Page 25 - foxtalk issue 2

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Winter 2011
Smith wins major faculty award
For the first time, this honor goes to an artist
d Smith has a new honor
to add to his growing
list of achievements. He has been mentioned in
over 45 periodic publications since 2005. He has
participated in more than 40 group exhibitions
since 2005 and 13 solo exhibitions since 2005 had four solo
exhibitions in 2010.
And now, as an associate professor of art and the gallery
director for Marist’s Steel Plant, Smith is not only one of
the recipients of the James A. Cannavino Library Faculty
Recognition Award for 2009-2010, but is also the f irst artist
of the Marist faculty to receive it.
“Ed’s regional, national and international acclaim suggest
that he is among the most productive and well-respected art-
ists to have ever been on faculty at Marist College and among
the most notable faculty artists in the northeast region of the
United States,” Dr. Steven M. Ralston, dean of School of
Communication and the Arts said.
The purpose of the Faculty Recognition Award is to recog-
nize faculty who have published or presented scholarly and/or
creative works that exemplify the professorial life. Every fall
semester the Library Development committee representative
from the six academic schools asks their dean to nominate a
faculty member for that year’s award.
In order to be considered, the professor must be a full- time
faculty member not in their tenure year, who has not received
the award within the last f ive years and who has a record of
continuous, sustained, scholarly and creative work.
Dr. Mark Van Dyke, associate professor of communica-
tion and Library Development Committee board member,
describes the award as the most prominent award on campus
that recognizes faculty scholarship and creativity.
Smith’s most recent work, a series of sculptures entitled
the Beggars of Venice, was presented at the Library Faculty
Recognition Award ceremony. The series was inspired during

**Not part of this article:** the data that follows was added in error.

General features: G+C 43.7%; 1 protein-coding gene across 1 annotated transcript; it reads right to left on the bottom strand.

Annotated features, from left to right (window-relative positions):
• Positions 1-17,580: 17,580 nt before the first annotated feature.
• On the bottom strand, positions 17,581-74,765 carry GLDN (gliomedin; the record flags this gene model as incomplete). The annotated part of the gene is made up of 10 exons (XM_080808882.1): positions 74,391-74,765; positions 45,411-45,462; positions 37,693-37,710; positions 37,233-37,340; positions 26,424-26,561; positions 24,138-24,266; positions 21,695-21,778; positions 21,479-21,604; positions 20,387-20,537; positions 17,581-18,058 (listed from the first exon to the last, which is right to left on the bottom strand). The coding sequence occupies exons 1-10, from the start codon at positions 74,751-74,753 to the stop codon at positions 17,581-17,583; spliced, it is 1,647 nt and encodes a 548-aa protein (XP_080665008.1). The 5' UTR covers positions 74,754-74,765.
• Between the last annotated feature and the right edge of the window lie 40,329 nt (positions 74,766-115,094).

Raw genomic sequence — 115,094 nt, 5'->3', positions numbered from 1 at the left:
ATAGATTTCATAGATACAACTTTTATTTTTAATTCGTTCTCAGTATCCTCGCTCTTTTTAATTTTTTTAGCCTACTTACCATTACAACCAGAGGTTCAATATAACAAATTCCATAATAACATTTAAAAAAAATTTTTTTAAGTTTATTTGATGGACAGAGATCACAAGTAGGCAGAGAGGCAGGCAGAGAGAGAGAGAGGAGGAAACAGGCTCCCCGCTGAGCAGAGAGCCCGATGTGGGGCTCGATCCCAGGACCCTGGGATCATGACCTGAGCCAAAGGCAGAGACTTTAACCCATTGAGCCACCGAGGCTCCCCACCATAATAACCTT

a Marist summer program that Smith took with 23 students
for 5-6 weeks in summer 2009.
“I immersed myself in the life of Venice, the city, the work
of people there and the history,” Smith said.
Smith said that his artwork is a way for him to make sense
from chaos in the real world. His identity is his work.
When Smith is not creating masterpieces at his studio, he
can be found in the Steel Plant teaching drawing, print mak-
ing, 3d design and sculpture classes. The students are his fa-
vorite thing about Marist.
“The students are fun, smart, sharp and keep you on your
toes,” Smith said. “Marist students are completely differ-
ent than other places I have taught. They affect society in a
positive way. Not just from studies, but interaction with all
Smith f inds working with his colleagues and students
in the Art and Art History Department along with all of
Communication and the Arts to be supportive in a way that
most people do not understand. Smith said that everyone is
here to help each other.
Smith’s Beggars of Venice will be on display in the library
on the 2nd f loor until the next Faculty Recognition Award is
announced for the 2010-2011 year.
“This is what I was made to do,” Smith said.
photos provided by Ed Smith
Left: Smith, in a self portrait. Right: When not in the classroom, Smith can often be found in his studio working on his artwork.